night produce headaches the next morning, and a chorus girl
who came to the studio all fagged would meet herself going out
the gate.

Not many of them come from New York. Most of them
have lived in and around [ please turn to page 122 ]

the more fortunate are successful secretaries,
salesladies, and buyers for stores. You may
meet the old extra girl anywhere in Holly-
wood. Most of them are just "waiting
around" for a return of the silent picture.

There is nothing wrong with the pay of the
new extra girl. It assuredly beats typing and
clerking. The old extra girl, if she had drawn
such a salarV', would have had illusions of
grandeur and snubbed Gloria Swanson. The
girls who display the epidermis in the screen
all-talking, singing, dancing and what-have-
you productions make, on the average, $75
weekly. During rehearsals they make $40.
Not bad money for any miss in her 'teens.
And not bad money for the highest paid
chorus girls in New

The studio chor-
ines have to work
and work hard.
They must keep in
training like ath-
letes. Quite likely
they will be work-
ing in one picture
and rehearsing

Seven little tonics
from the chorus of
M-G-M's "Holly-
wood Revue." The
talkies are uni-
versal in their ap-
peal. Even the
tired business man
is not forgotten!


ossip of All

Janet Gayiiar, wed and gone,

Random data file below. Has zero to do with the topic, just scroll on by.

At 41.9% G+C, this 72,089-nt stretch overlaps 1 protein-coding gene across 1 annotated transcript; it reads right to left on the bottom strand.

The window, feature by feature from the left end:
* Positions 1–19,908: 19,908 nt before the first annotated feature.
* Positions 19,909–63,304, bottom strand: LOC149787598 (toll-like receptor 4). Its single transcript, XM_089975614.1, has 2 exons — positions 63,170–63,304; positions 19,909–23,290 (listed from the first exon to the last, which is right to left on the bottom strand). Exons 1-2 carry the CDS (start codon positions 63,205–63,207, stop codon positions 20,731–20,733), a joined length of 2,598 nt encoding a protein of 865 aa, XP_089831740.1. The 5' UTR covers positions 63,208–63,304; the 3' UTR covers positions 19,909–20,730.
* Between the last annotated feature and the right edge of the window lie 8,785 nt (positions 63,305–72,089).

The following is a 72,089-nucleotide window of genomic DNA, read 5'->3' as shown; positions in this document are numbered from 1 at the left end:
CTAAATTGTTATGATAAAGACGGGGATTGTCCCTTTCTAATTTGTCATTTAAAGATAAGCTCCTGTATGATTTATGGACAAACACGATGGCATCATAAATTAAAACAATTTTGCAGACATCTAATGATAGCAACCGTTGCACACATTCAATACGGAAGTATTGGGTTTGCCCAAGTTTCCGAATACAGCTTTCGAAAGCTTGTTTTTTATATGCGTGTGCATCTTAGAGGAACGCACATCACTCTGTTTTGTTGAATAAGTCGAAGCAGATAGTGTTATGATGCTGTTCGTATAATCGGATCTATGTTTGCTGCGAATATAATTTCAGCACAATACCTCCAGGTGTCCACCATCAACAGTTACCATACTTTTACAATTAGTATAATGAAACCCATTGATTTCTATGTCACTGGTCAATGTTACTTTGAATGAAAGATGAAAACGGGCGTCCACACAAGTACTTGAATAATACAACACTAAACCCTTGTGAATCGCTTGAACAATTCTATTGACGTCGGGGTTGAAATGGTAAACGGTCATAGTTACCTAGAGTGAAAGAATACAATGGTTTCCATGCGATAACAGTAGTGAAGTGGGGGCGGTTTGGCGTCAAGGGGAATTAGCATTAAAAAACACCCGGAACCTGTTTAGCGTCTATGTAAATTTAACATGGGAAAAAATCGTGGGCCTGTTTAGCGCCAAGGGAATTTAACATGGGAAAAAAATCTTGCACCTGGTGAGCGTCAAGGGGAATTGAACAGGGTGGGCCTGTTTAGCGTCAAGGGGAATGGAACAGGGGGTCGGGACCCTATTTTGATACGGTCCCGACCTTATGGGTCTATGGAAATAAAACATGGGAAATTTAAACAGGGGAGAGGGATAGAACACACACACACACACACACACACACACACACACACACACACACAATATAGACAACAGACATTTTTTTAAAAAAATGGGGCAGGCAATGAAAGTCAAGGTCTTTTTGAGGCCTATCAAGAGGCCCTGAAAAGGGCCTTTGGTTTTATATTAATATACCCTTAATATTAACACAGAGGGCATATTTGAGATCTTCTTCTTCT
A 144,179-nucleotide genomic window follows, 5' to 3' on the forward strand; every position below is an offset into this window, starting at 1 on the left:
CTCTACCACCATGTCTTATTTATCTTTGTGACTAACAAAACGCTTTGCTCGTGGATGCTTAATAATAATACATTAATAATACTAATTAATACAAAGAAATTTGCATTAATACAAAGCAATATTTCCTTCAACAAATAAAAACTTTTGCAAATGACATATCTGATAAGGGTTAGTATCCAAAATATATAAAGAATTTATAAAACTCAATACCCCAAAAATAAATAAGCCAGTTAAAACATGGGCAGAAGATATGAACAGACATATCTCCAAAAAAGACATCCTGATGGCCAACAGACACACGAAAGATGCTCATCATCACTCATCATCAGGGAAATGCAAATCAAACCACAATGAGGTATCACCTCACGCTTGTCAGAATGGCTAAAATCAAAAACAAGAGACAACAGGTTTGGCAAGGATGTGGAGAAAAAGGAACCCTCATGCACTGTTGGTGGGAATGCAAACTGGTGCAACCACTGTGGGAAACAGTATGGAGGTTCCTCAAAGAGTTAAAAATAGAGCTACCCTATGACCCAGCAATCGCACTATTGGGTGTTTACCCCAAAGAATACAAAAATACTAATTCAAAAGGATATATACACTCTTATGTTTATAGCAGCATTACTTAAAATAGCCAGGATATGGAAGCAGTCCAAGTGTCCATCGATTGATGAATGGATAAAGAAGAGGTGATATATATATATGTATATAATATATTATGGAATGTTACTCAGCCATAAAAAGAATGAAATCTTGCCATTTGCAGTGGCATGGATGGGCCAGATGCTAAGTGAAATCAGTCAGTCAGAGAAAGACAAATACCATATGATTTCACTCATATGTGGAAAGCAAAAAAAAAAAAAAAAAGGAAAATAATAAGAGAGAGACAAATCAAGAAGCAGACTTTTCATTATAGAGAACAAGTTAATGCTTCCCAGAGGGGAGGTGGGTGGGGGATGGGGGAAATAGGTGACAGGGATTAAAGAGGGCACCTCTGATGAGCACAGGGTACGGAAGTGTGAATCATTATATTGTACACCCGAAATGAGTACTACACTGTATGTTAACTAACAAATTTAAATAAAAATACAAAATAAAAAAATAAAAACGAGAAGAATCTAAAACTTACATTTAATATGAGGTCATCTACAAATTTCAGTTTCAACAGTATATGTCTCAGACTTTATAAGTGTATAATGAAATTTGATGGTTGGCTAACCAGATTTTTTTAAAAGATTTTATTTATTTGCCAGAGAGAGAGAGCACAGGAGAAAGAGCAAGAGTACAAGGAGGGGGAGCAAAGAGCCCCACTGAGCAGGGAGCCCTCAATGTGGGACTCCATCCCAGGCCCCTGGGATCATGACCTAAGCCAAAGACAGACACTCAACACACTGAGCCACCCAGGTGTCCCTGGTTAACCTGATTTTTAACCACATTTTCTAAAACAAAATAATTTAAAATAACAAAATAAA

Sees the soft Hawaiian dawn.
Loves her husband, too, by heckl
Not a bushel, but a Peck!

JEANNE EAGELS, that grand actress but wild and untam-
able star, dropped dead in a doctor's waiting room in New
York not long ago at the age of thirty-five.

The way of her tragic passing told many things about her
stormy career during the last few years of her life. She had
grown increasingly hard to handle in the theater, and when she
turned to the studios after having been banned by the actors'
union, she increased the problems of her directors by her wilful-
ness and irregularity.

But poor, poor Jeanne! She's gone home, and all is forgiven.
She had all the instability of a temperamental plaver in
wretched health. She could not save herself. She left the
American theater the imperishable memory of her Sadie
Thompson in "Rain," which she played for over four years.
She left the screen one monumental performance in "The
Letter," first of the adult talkies.

So the blonde girl, hurled about by the storms of life, be-
queathed us these memories. Cal will never hear "The Wabash
Blues," or the pounding of steady rain, but he will think of
Sadie Thompson in her cheap finery, and the tom-toms beating
in the hills of Pago-Pago, and the Rev. Davidson wrestling for
her soul.

HO hum! Remember how Ellen Frank, Pittsburgh dancer,
sued Harry Richman, Mr. Bow-elect, for $250,000?
How she charged that he shut her up in his compartment on
a train to Cleveland and beat her, etc.?

Well, that's off. Richman says he settled out of court for
$700. "I told them to get rid of the matter because it was a
nuisance," says Broadway Harry. "But the charges were
ridiculous. "

Again, ho hum! For $700, a beating? Hardly a tiny slap!

CLARA BOW is waging a terrific battle to keep down the
pounds. She is in far from satisfactory health and has
been warned by her physician.

She has a natural tendency to take on weight, and to meet


Our little Janet
Gaynor decided
to Go Away on a
honeymoon, and
naturally needed
a Going Away out-
fit. Platinum grey
crepe Elizabeth,
it is, trimmed
with platinum
fox. The hat is
of grey soleil.
The duds were
grey, but the sun